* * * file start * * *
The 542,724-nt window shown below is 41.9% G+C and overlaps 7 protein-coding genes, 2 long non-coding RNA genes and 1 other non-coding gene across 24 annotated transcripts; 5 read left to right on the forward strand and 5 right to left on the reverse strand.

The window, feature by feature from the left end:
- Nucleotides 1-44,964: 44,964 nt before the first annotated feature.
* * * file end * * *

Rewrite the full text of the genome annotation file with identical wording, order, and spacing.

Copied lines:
The 542,724-nt window shown below is 41.9% G+C and overlaps 7 protein-coding genes, 2 long non-coding RNA genes and 1 other non-coding gene across 24 annotated transcripts; 5 read left to right on the forward strand and 5 right to left on the reverse strand.

The window, feature by feature from the left end:
- Nucleotides 1-44,964: 44,964 nt before the first annotated feature.